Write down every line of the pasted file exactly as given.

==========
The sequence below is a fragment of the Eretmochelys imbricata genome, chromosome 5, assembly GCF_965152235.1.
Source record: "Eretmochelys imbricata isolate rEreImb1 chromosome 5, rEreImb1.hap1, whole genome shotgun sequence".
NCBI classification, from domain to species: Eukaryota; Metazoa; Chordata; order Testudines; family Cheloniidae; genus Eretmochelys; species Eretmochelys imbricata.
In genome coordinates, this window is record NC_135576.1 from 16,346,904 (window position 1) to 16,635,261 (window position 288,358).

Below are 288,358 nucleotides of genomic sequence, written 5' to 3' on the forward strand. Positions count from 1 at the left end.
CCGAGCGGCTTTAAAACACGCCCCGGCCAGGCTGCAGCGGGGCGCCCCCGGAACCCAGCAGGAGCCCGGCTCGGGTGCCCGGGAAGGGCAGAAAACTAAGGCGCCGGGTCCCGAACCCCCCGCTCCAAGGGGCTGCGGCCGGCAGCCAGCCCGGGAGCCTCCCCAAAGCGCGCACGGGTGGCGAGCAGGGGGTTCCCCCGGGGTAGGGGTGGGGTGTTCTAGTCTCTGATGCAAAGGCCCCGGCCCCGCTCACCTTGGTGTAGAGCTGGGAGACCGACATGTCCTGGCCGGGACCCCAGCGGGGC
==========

The sequence below is a fragment of the Eretmochelys imbricata genome, chromosome 5, assembly GCF_965152235.1.
Source record: "Eretmochelys imbricata isolate rEreImb1 chromosome 5, rEreImb1.hap1, whole genome shotgun sequence".
NCBI classification, from domain to species: Eukaryota; Metazoa; Chordata; order Testudines; family Cheloniidae; genus Eretmochelys; species Eretmochelys imbricata.
In genome coordinates, this window is record NC_135576.1 from 16,346,904 (window position 1) to 16,635,261 (window position 288,358).

Below are 288,358 nucleotides of genomic sequence, written 5' to 3' on the forward strand. Positions count from 1 at the left end.
CCGAGCGGCTTTAAAACACGCCCCGGCCAGGCTGCAGCGGGGCGCCCCCGGAACCCAGCAGGAGCCCGGCTCGGGTGCCCGGGAAGGGCAGAAAACTAAGGCGCCGGGTCCCGAACCCCCCGCTCCAAGGGGCTGCGGCCGGCAGCCAGCCCGGGAGCCTCCCCAAAGCGCGCACGGGTGGCGAGCAGGGGGTTCCCCCGGGGTAGGGGTGGGGTGTTCTAGTCTCTGATGCAAAGGCCCCGGCCCCGCTCACCTTGGTGTAGAGCTGGGAGACCGACATGTCCTGGCCGGGACCCCAGCGGGGC